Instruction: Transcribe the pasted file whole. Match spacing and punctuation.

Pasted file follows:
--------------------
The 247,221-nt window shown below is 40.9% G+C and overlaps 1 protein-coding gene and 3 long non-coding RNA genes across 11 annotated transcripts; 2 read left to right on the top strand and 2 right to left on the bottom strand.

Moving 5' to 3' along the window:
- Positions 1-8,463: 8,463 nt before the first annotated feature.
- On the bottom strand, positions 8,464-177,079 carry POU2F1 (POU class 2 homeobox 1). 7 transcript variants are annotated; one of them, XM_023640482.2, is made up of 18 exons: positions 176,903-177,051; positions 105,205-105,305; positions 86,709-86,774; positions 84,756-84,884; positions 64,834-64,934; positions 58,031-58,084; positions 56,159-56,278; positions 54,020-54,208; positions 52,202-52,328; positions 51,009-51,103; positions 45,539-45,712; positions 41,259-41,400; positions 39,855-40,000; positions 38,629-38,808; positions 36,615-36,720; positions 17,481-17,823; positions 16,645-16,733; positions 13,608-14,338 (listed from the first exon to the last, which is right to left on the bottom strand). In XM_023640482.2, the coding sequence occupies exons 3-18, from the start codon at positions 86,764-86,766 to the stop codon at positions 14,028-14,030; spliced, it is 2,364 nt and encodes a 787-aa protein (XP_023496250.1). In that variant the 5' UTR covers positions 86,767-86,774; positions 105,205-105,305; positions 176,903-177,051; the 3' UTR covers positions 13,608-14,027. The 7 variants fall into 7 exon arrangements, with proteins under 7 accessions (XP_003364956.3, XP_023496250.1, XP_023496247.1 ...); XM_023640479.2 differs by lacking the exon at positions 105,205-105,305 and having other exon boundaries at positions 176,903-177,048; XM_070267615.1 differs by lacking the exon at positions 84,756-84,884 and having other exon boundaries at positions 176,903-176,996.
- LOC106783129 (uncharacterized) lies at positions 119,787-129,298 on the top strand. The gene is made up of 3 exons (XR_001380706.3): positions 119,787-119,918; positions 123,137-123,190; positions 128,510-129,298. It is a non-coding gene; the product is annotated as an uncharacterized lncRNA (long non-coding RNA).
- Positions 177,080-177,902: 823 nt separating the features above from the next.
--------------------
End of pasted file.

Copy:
The 247,221-nt window shown below is 40.9% G+C and overlaps 1 protein-coding gene and 3 long non-coding RNA genes across 11 annotated transcripts; 2 read left to right on the top strand and 2 right to left on the bottom strand.

Moving 5' to 3' along the window:
- Positions 1-8,463: 8,463 nt before the first annotated feature.
- On the bottom strand, positions 8,464-177,079 carry POU2F1 (POU class 2 homeobox 1). 7 transcript variants are annotated; one of them, XM_023640482.2, is made up of 18 exons: positions 176,903-177,051; positions 105,205-105,305; positions 86,709-86,774; positions 84,756-84,884; positions 64,834-64,934; positions 58,031-58,084; positions 56,159-56,278; positions 54,020-54,208; positions 52,202-52,328; positions 51,009-51,103; positions 45,539-45,712; positions 41,259-41,400; positions 39,855-40,000; positions 38,629-38,808; positions 36,615-36,720; positions 17,481-17,823; positions 16,645-16,733; positions 13,608-14,338 (listed from the first exon to the last, which is right to left on the bottom strand). In XM_023640482.2, the coding sequence occupies exons 3-18, from the start codon at positions 86,764-86,766 to the stop codon at positions 14,028-14,030; spliced, it is 2,364 nt and encodes a 787-aa protein (XP_023496250.1). In that variant the 5' UTR covers positions 86,767-86,774; positions 105,205-105,305; positions 176,903-177,051; the 3' UTR covers positions 13,608-14,027. The 7 variants fall into 7 exon arrangements, with proteins under 7 accessions (XP_003364956.3, XP_023496250.1, XP_023496247.1 ...); XM_023640479.2 differs by lacking the exon at positions 105,205-105,305 and having other exon boundaries at positions 176,903-177,048; XM_070267615.1 differs by lacking the exon at positions 84,756-84,884 and having other exon boundaries at positions 176,903-176,996.
- LOC106783129 (uncharacterized) lies at positions 119,787-129,298 on the top strand. The gene is made up of 3 exons (XR_001380706.3): positions 119,787-119,918; positions 123,137-123,190; positions 128,510-129,298. It is a non-coding gene; the product is annotated as an uncharacterized lncRNA (long non-coding RNA).
- Positions 177,080-177,902: 823 nt separating the features above from the next.